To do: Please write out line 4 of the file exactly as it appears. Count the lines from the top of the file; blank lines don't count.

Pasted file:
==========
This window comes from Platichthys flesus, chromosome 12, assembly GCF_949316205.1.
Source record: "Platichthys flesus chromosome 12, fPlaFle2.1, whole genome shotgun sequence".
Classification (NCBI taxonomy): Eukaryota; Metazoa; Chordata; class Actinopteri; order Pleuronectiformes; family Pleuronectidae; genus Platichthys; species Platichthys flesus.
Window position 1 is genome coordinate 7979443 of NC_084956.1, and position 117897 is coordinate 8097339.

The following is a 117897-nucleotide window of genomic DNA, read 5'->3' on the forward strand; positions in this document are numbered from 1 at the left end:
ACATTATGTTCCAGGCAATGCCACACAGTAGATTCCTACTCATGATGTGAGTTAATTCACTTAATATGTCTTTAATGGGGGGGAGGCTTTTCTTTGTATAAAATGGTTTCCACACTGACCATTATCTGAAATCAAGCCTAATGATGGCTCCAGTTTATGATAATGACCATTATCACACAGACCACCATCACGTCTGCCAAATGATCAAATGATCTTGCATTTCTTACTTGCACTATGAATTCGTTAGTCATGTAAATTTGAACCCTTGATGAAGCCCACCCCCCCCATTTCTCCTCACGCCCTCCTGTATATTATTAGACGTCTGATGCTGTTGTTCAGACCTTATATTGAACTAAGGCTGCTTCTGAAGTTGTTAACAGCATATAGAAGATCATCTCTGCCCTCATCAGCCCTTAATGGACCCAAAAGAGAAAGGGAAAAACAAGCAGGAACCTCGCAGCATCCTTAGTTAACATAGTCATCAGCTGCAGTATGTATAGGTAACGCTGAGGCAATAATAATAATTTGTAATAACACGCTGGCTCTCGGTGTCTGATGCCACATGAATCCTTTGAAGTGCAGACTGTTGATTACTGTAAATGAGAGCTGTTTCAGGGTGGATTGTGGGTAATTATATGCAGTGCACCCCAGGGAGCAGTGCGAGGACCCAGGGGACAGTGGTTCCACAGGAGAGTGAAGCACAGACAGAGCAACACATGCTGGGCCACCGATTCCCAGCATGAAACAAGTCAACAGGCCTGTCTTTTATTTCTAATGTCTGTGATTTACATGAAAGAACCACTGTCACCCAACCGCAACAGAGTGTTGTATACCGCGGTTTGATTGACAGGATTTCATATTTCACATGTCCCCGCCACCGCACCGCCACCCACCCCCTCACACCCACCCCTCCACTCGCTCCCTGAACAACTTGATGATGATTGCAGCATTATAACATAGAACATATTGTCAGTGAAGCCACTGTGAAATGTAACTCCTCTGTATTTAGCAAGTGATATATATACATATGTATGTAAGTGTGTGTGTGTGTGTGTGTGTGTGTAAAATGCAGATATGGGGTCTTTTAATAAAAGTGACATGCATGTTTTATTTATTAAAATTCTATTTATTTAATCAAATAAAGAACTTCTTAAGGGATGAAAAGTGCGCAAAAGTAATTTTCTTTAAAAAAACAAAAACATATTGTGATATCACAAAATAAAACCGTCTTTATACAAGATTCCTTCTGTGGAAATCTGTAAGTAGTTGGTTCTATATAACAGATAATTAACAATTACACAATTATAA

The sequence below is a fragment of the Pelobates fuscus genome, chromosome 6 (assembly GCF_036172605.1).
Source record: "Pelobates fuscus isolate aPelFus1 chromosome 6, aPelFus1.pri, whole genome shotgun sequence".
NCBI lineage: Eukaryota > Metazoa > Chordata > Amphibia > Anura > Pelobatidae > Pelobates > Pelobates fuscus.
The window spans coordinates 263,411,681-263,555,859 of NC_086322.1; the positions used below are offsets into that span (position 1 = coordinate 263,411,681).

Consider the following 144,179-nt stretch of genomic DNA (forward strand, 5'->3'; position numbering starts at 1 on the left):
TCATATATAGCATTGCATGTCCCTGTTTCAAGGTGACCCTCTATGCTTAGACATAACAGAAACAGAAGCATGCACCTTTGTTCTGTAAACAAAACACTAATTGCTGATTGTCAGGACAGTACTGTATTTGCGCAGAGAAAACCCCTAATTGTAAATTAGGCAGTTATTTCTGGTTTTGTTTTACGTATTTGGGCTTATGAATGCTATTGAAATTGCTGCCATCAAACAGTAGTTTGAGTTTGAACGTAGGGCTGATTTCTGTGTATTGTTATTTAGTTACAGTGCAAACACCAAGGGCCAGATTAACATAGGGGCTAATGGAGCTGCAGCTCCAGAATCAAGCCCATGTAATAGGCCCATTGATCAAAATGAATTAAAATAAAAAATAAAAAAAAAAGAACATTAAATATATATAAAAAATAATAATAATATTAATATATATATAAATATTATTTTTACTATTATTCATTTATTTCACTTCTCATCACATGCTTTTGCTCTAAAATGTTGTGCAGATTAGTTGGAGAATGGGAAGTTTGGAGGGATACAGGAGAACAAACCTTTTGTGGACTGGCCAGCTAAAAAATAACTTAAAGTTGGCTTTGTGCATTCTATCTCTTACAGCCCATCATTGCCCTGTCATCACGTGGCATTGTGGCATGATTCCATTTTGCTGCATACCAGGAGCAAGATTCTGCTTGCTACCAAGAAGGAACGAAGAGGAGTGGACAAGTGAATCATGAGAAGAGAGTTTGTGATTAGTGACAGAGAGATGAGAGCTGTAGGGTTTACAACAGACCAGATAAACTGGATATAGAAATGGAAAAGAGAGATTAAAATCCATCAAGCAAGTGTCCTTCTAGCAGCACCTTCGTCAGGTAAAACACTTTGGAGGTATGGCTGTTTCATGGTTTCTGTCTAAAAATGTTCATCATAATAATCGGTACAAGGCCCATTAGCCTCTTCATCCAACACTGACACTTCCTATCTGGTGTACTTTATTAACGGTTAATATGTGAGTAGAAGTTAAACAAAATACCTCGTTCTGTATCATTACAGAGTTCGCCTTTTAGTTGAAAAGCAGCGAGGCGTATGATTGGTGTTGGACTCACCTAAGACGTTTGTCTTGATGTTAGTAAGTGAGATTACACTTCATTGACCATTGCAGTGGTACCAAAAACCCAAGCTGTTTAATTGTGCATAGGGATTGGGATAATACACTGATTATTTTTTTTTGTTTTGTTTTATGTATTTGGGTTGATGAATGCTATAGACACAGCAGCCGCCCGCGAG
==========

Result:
Window position 1 is genome coordinate 7979443 of NC_084956.1, and position 117897 is coordinate 8097339.